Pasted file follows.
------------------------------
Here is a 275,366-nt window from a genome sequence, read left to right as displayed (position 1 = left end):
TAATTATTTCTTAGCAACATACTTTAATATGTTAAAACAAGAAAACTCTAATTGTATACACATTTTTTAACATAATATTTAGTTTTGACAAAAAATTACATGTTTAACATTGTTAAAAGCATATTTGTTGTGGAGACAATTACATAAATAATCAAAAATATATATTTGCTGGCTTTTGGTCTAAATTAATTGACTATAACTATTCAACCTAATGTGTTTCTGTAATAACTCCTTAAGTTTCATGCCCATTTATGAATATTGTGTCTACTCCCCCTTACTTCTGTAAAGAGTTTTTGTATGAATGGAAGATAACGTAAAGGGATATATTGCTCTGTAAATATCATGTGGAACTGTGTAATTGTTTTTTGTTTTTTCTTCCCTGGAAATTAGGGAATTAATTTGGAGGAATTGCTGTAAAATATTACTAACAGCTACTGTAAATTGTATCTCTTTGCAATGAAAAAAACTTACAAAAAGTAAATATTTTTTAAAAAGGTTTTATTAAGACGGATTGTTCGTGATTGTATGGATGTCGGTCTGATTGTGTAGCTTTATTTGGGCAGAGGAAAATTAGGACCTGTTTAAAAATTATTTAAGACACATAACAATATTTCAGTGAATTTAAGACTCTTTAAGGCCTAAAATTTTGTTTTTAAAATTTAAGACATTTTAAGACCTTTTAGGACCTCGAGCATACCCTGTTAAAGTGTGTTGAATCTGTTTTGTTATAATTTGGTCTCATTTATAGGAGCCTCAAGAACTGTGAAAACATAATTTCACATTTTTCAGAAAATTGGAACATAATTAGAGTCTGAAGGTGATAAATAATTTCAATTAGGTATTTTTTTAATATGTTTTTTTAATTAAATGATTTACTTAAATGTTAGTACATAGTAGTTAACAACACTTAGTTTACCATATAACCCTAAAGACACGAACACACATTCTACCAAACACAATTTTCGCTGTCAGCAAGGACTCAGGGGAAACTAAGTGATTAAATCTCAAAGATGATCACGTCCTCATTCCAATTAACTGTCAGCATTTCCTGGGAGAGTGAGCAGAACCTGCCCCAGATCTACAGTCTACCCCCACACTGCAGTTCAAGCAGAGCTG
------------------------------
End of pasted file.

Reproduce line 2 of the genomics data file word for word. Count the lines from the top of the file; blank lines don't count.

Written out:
TAATTATTTCTTAGCAACATACTTTAATATGTTAAAACAAGAAAACTCTAATTGTATACACATTTTTTAACATAATATTTAGTTTTGACAAAAAATTACATGTTTAACATTGTTAAAAGCATATTTGTTGTGGAGACAATTACATAAATAATCAAAAATATATATTTGCTGGCTTTTGGTCTAAATTAATTGACTATAACTATTCAACCTAATGTGTTTCTGTAATAACTCCTTAAGTTTCATGCCCATTTATGAATATTGTGTCTACTCCCCCTTACTTCTGTAAAGAGTTTTTGTATGAATGGAAGATAACGTAAAGGGATATATTGCTCTGTAAATATCATGTGGAACTGTGTAATTGTTTTTTGTTTTTTCTTCCCTGGAAATTAGGGAATTAATTTGGAGGAATTGCTGTAAAATATTACTAACAGCTACTGTAAATTGTATCTCTTTGCAATGAAAAAAACTTACAAAAAGTAAATATTTTTTAAAAAGGTTTTATTAAGACGGATTGTTCGTGATTGTATGGATGTCGGTCTGATTGTGTAGCTTTATTTGGGCAGAGGAAAATTAGGACCTGTTTAAAAATTATTTAAGACACATAACAATATTTCAGTGAATTTAAGACTCTTTAAGGCCTAAAATTTTGTTTTTAAAATTTAAGACATTTTAAGACCTTTTAGGACCTCGAGCATACCCTGTTAAAGTGTGTTGAATCTGTTTTGTTATAATTTGGTCTCATTTATAGGAGCCTCAAGAACTGTGAAAACATAATTTCACATTTTTCAGAAAATTGGAACATAATTAGAGTCTGAAGGTGATAAATAATTTCAATTAGGTATTTTTTTAATATGTTTTTTTAATTAAATGATTTACTTAAATGTTAGTACATAGTAGTTAACAACACTTAGTTTACCATATAACCCTAAAGACACGAACACACATTCTACCAAACACAATTTTCGCTGTCAGCAAGGACTCAGGGGAAACTAAGTGATTAAATCTCAAAGATGATCACGTCCTCATTCCAATTAACTGTCAGCATTTCCTGGGAGAGTGAGCAGAACCTGCCCCAGATCTACAGTCTACCCCCACACTGCAGTTCAAGCAGAGCTG